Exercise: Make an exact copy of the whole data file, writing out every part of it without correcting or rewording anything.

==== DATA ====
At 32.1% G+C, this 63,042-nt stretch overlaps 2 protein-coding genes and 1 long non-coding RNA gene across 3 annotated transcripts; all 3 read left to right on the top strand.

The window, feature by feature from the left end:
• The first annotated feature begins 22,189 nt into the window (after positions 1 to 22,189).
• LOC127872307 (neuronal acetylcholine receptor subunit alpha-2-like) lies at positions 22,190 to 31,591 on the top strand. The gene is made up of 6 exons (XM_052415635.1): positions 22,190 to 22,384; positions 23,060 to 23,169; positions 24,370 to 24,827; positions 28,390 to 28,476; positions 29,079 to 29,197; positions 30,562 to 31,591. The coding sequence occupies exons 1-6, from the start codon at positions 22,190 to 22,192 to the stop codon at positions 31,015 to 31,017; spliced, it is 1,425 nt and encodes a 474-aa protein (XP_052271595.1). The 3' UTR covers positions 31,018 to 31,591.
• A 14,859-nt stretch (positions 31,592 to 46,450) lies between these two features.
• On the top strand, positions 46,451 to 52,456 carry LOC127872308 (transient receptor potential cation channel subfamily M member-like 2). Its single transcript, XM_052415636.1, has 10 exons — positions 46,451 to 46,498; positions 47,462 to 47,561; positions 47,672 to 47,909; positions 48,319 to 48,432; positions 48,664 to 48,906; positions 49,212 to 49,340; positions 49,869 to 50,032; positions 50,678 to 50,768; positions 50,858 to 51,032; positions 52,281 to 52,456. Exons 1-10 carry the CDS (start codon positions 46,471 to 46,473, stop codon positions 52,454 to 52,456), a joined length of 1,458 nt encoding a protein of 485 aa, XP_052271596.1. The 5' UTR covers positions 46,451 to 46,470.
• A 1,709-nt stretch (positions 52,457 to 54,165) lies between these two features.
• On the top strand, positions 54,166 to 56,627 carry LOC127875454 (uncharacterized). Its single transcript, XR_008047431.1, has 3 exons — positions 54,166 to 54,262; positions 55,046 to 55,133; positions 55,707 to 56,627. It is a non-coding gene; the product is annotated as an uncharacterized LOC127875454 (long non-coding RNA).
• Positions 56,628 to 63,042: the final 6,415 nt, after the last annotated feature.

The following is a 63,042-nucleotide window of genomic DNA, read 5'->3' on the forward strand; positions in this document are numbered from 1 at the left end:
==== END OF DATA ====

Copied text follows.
At 32.1% G+C, this 63,042-nt stretch overlaps 2 protein-coding genes and 1 long non-coding RNA gene across 3 annotated transcripts; all 3 read left to right on the top strand.

The window, feature by feature from the left end:
• The first annotated feature begins 22,189 nt into the window (after positions 1 to 22,189).
• LOC127872307 (neuronal acetylcholine receptor subunit alpha-2-like) lies at positions 22,190 to 31,591 on the top strand. The gene is made up of 6 exons (XM_052415635.1): positions 22,190 to 22,384; positions 23,060 to 23,169; positions 24,370 to 24,827; positions 28,390 to 28,476; positions 29,079 to 29,197; positions 30,562 to 31,591. The coding sequence occupies exons 1-6, from the start codon at positions 22,190 to 22,192 to the stop codon at positions 31,015 to 31,017; spliced, it is 1,425 nt and encodes a 474-aa protein (XP_052271595.1). The 3' UTR covers positions 31,018 to 31,591.
• A 14,859-nt stretch (positions 31,592 to 46,450) lies between these two features.
• On the top strand, positions 46,451 to 52,456 carry LOC127872308 (transient receptor potential cation channel subfamily M member-like 2). Its single transcript, XM_052415636.1, has 10 exons — positions 46,451 to 46,498; positions 47,462 to 47,561; positions 47,672 to 47,909; positions 48,319 to 48,432; positions 48,664 to 48,906; positions 49,212 to 49,340; positions 49,869 to 50,032; positions 50,678 to 50,768; positions 50,858 to 51,032; positions 52,281 to 52,456. Exons 1-10 carry the CDS (start codon positions 46,471 to 46,473, stop codon positions 52,454 to 52,456), a joined length of 1,458 nt encoding a protein of 485 aa, XP_052271596.1. The 5' UTR covers positions 46,451 to 46,470.
• A 1,709-nt stretch (positions 52,457 to 54,165) lies between these two features.
• On the top strand, positions 54,166 to 56,627 carry LOC127875454 (uncharacterized). Its single transcript, XR_008047431.1, has 3 exons — positions 54,166 to 54,262; positions 55,046 to 55,133; positions 55,707 to 56,627. It is a non-coding gene; the product is annotated as an uncharacterized LOC127875454 (long non-coding RNA).
• Positions 56,628 to 63,042: the final 6,415 nt, after the last annotated feature.

The following is a 63,042-nucleotide window of genomic DNA, read 5'->3' on the forward strand; positions in this document are numbered from 1 at the left end: